In their complaint, plaintiffs state that nine defendants are subsidiaries of AIG Parent. Throughout their complaint, plaintiffs refer to defendants collectively as “AIG”. In their motion to dismiss, defendants clarify the relationship of the insurers. They state that Lexington, AIG Assurance Company, AIG Property Casualty Company, AIG Specialty Insurance Company and AGASC are AIG's property and casualty (“P&C”) insurance companies. Defendants contend that the complaint does not allege that any of AIG's P&C companies, other than Lexington, had any interaction with the defendants. Defendants note that AGL, AGC Life Insurance Company and AGASC are AIG's life insurance companies.

         B. Settlements

         Ezell and Whitley settled claims against Community Eldercare Services and CLC of West Point, which were insured by Lexington, in April, 2003. The terms of the settlement of Ezell and Whitley included a lump sum payment and a payment of $200, 000 to be annuitized to provide periodic payments beginning in June, 2003. Under that payment structure, Ezell and Whitley were each allocated one half of the $200, 000, or $100, 000. The annuity to fund future payments was issued by American General Life Insurance Company (“AGL”).

         Ezell and Whitely allege they were unaware that the amount listed in the settlement agreement, $200, 000, included a commission that would be paid by defendants to someone working on behalf of defendants to settle the claim. They contend that defendants did not inform them that 4% of the annuity premium would be paid to an AIG Approved Broker, Jim Beatty.

         Biddings entered into a settlement agreement in August, 2009, resolving wrongful death and personal injury claims against Bull Motors LLC, which was insured by Lexington. Like the settlement of Ezell and Whitley, Biddings's settlement agreement with Lexington provided for a cash payment and a set of periodic payments with a then “present value” of $1, 642, 000. Lexington funded three separate annuities issued by three life insurance companies who are unaffiliated with defendants and not named in this action: Allstate Life Insurance Company, Hartford Life Insurance Company and New York Life Insurance Company.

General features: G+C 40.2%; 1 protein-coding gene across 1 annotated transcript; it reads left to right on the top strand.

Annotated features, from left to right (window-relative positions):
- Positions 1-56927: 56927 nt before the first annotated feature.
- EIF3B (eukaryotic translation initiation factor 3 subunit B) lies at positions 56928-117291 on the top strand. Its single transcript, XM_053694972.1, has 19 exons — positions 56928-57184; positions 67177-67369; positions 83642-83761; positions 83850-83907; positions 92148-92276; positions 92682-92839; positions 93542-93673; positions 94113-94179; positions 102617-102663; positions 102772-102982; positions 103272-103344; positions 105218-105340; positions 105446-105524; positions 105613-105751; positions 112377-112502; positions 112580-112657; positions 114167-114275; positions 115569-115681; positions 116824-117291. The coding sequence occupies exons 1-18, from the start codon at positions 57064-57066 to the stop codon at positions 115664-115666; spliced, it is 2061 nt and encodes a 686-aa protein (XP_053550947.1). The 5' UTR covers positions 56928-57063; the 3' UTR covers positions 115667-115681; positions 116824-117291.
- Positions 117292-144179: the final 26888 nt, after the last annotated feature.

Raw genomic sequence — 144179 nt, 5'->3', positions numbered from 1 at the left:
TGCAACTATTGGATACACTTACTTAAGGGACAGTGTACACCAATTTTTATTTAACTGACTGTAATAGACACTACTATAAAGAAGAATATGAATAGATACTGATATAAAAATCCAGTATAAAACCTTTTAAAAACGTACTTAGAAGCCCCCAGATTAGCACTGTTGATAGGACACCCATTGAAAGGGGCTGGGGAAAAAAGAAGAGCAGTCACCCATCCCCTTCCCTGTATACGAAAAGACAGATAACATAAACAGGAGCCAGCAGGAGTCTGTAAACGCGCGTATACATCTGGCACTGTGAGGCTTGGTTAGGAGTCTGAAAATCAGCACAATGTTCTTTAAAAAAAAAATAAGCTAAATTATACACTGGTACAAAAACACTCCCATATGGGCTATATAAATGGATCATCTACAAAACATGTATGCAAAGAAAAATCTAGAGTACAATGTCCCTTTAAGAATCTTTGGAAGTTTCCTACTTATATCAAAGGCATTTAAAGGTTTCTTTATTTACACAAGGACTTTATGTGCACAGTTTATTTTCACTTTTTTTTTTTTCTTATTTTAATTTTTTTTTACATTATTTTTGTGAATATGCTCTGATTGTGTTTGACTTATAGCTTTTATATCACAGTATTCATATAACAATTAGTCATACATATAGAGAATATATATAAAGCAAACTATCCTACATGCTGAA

Biddings alleges that she was unaware that 4% of the $1, 642, 000 annuity premium would be paid to AIG Approved Broker Douglas “Chuck” Smith. The complaint states that Biddings did not know that the amount to be annuitized included a commission that would be paid to someone working on behalf of defendants to settle the claims brought against Lexington in its capacity as liability insurer to Bull Motors.

         C. Procedural History

         Plaintiffs commenced this action on January 3, 2017. On March 31, 2017, defendants jointly moved to dismiss the complaint in its entirety.

         II. Motion to Dismiss

         A. Legal Standard

         To survive a motion to dismiss, a complaint must contain sufficient factual matter, accepted as true, to “state a claim to relief that is plausible on its face.” Bell Atl. Corp. v. Twombly, 550 U.S. 544, 570 (2007). In considering the merits of a motion to dismiss, the Court may look only to the facts alleged in the pleadings, documents attached as exhibits or incorporated by reference in the complaint and matters of which judicial notice can be taken. Nollet v. Justices of Trial Court of Mass., 83 F.Supp.2d 204, 208 (D. Mass. 2000), aff'd, 248 F.3d 1127 (1st Cir. 2000). Furthermore, the Court must accept all factual allegations in the complaint as true and draw all reasonable inferences in the plaintiff's favor. Langadinos v. Am. Airlines, Inc., 199 F.3d 68, 69 (1st Cir. 2000). Although a court must accept as true all of the factual allegations contained in a complaint, that doctrine is not applicable to legal conclusions. Ashcroft v. Iqbal, 556 U.S. 662 (2009).

         B. Application

         1. Standing

         As a preliminary matter, defendants assert that plaintiffs have failed to allege any ascertainable injury to establish standing, requiring dismissal of all of plaintiffs' claims. Defendants contend that plaintiffs have received all of the payments that they are entitled to under the terms of their settlement agreements. Because plaintiffs have received ...